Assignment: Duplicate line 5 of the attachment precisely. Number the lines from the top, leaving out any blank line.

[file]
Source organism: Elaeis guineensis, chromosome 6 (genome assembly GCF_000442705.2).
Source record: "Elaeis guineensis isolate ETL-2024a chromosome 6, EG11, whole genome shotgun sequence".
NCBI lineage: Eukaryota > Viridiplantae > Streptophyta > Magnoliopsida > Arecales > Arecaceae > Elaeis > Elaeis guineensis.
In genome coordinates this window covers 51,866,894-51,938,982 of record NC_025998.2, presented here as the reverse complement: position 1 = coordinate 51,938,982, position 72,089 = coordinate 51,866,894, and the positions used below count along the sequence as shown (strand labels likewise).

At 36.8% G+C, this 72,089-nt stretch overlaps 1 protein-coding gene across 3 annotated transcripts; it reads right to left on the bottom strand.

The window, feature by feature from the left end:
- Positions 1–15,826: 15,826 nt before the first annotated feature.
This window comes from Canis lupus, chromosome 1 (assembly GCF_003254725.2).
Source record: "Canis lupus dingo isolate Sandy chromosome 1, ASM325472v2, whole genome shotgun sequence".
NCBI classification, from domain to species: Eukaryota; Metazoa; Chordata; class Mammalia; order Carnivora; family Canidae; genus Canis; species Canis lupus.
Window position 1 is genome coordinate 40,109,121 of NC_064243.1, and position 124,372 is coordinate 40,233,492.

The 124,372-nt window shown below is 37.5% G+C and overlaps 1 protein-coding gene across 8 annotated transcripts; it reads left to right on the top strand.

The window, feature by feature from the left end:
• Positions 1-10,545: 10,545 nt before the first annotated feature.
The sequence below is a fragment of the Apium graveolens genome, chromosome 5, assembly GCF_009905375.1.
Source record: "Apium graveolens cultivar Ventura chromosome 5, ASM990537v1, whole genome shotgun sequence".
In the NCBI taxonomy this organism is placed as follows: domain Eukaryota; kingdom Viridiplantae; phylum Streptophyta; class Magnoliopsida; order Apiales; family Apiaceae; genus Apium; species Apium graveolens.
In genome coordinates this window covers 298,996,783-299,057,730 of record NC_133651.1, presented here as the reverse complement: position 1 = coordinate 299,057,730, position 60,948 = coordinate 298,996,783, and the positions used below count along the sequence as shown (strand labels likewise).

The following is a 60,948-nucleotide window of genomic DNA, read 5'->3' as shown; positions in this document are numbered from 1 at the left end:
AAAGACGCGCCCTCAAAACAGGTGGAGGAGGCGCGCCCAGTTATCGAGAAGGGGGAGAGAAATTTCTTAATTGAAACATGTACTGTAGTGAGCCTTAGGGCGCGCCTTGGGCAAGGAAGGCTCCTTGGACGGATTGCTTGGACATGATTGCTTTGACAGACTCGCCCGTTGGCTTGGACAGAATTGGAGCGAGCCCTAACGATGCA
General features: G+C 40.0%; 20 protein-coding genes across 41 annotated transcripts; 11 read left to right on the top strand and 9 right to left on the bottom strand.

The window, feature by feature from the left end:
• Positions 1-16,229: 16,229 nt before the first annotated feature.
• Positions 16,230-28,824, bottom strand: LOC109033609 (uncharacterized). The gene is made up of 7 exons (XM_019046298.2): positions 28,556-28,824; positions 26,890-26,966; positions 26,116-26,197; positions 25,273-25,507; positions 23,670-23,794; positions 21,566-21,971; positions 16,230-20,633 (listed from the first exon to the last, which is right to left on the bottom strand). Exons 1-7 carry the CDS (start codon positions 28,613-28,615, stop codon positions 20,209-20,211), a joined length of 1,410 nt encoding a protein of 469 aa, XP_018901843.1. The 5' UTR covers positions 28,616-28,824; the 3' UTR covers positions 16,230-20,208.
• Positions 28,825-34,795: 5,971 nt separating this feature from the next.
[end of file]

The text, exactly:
At 36.8% G+C, this 72,089-nt stretch overlaps 1 protein-coding gene across 3 annotated transcripts; it reads right to left on the bottom strand.